First and foremost, tactical urbanism emphasizes frugality, a concept that municipalities with smaller budgets must always be thinking about. In many small towns, capital budget dollars need to go to necessities, and let’s face it, building a shiny new public plaza or making street improvements to a commercial strip generally don’t make the cut. But using tactical urbanism techniques can be a great way to achieve the same goals without the big investments. For example, using spray chalk, hay bales, traffic cones, and potted plants to create temporary traffic diverters is a low-cost method to test their effectiveness as a traffic calming device for a neighborhood street (see picture above). Working with local businesses to participate in Park(ing) Day or even creating a permanent “parklet” are other great ways to liven up a street and draw people to the commercial core for shopping and eating; and they often can be done at a cost of almost nothing.

A street is closed temporarily for people to try out other forms of transportation. Photo courtesy of Saul Ortega.

Another great aspect of tactical urbanism projects is that they can be temporary, providing a great opportunity to test things out without any major commitments. For example, the popularity of cycling is growing across the United States as a means of both transportation and exercise. But major street overhauls that add bike infrastructure can sometimes cause major tension between various community groups. A tactical urbanist solution to this problem might be to create a temporary cycling (and skateboarding and rollerblading) course through city streets once a week in the summer, a technique made popular by Bogota’s Ciclovia. This allows the community to get familiar with cycling in their town while also allowing town planners to gauge interest and test out different routes before committing to any specific infrastructure investments.

Finally, but perhaps most importantly, tactical urbanism is an incredibly powerful citizen engagement tool. Tactical urbanism rejects the classic “design-present-defend” method of planning and, instead, uses small scale projects to engage the public in a dialogue about the future of their community. Small cities and towns across the United States are going through a major period of transition. Engaging community members through tactical urbanism projects can be a great way for city leaders to learn about citizen priorities. You could even borrow some ideas from Ithaca, where the mayor converted his parking space at city hall into an outdoor community gathering space where he talks with citizens.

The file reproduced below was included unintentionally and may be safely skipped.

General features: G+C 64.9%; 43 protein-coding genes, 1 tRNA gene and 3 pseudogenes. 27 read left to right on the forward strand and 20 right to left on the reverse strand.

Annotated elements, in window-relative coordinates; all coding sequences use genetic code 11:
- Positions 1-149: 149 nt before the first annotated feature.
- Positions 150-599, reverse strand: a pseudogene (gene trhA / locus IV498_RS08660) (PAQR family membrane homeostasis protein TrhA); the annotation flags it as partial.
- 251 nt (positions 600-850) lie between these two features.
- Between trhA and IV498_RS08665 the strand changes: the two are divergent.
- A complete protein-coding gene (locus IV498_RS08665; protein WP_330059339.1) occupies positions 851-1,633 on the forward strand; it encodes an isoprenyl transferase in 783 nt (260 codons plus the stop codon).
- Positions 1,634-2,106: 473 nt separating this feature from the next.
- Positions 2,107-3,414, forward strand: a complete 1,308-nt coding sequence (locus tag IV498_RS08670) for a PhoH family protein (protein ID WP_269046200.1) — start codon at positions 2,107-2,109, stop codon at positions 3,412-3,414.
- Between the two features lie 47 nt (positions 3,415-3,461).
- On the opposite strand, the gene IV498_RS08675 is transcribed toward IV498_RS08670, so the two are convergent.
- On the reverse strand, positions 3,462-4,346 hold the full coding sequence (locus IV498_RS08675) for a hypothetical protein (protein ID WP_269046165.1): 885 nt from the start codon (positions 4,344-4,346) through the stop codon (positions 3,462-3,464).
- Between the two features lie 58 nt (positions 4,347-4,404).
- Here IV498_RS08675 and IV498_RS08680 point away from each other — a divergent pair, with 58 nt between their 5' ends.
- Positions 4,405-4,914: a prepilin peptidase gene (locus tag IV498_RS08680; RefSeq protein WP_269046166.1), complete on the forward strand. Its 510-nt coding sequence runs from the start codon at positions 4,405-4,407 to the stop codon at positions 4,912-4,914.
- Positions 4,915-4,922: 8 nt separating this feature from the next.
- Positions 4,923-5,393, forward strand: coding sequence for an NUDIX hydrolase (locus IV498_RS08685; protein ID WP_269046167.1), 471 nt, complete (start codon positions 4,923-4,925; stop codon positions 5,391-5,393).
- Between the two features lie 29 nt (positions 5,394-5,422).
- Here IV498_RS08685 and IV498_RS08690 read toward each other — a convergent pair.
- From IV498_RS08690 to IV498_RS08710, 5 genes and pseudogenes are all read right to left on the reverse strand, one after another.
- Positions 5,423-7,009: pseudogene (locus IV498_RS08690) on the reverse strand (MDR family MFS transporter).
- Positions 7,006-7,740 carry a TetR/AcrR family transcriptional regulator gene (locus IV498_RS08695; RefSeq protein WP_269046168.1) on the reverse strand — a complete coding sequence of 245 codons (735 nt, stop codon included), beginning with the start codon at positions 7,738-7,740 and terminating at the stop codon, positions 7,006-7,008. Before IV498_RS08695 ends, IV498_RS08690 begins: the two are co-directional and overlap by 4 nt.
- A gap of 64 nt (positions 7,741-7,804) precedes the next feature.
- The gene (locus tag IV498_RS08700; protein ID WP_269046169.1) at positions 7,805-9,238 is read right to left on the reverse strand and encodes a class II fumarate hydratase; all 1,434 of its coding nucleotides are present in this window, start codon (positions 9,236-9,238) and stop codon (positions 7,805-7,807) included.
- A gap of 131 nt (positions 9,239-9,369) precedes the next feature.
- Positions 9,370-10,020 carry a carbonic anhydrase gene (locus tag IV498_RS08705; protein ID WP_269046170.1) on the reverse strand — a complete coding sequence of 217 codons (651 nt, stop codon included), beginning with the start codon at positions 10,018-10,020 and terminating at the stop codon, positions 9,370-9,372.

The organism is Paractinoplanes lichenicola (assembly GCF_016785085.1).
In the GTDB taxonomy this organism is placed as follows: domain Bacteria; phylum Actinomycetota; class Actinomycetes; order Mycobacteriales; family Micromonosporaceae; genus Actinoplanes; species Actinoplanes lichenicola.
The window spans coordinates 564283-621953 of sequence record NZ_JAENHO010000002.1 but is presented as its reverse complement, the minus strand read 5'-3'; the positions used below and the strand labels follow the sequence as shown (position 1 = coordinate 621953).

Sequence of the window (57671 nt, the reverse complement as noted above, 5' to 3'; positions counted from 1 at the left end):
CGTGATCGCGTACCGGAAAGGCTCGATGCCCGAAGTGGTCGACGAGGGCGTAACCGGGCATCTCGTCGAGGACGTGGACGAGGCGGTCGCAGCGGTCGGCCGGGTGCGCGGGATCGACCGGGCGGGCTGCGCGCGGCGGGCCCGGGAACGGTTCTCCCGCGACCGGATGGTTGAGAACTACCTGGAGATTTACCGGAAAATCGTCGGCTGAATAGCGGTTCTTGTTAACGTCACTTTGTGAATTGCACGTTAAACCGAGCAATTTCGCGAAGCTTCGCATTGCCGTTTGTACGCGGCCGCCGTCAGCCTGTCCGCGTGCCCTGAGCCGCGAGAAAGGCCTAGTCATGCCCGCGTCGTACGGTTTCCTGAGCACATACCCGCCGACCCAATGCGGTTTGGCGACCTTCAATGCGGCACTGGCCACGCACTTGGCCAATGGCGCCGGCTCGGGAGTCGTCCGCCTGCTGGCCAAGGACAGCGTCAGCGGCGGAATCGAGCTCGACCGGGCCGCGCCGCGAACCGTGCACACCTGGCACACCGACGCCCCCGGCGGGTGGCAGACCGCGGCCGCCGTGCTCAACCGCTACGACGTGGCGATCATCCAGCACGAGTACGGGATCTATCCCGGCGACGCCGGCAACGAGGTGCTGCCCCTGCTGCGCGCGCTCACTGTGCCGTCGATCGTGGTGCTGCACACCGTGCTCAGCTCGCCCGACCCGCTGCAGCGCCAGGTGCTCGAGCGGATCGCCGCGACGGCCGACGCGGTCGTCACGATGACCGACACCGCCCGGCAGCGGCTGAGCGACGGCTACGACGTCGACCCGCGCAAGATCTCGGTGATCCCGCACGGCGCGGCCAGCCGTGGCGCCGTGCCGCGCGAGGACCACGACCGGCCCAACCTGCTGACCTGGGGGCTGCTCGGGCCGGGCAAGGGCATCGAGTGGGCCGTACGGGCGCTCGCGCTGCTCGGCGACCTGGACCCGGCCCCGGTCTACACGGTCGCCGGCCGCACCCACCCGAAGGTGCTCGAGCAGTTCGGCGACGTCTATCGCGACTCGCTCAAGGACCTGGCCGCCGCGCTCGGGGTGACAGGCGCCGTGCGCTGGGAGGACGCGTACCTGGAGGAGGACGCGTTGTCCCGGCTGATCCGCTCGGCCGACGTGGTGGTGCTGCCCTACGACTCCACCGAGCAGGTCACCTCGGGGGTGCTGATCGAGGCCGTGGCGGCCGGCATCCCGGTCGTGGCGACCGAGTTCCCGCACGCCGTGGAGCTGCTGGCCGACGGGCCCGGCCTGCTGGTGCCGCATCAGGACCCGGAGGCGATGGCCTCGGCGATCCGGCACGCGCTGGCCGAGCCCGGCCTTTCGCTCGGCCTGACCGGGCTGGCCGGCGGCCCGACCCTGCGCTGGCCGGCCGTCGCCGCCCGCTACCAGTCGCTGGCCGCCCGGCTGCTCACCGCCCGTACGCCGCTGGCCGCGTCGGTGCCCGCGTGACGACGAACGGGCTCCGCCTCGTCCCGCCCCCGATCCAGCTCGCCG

Discussing the future of the city in a parklet in Pittsburgh. Photo courtesy of Kordite.

Tactical urbanism offers smaller cities and towns a way of testing out and engaging their communities in new placemaking techniques, without requiring major capital investments. In our region, the big cities of Portland and Seattle have been using tactical urbanism, but smaller cities are also starting to try it out, including Tacoma, Olympia, and Milwaukie, OR. No matter how big your jurisdiction, we encourage you to explore this novel new planning approach to see what it can do for your community.

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Photo of Josh Mahar

About Josh Mahar

Josh served as a Communications and Outreach Coordinator for MRSC and wrote about social media, government performance, and other local government topics. He no longer works for MRSC.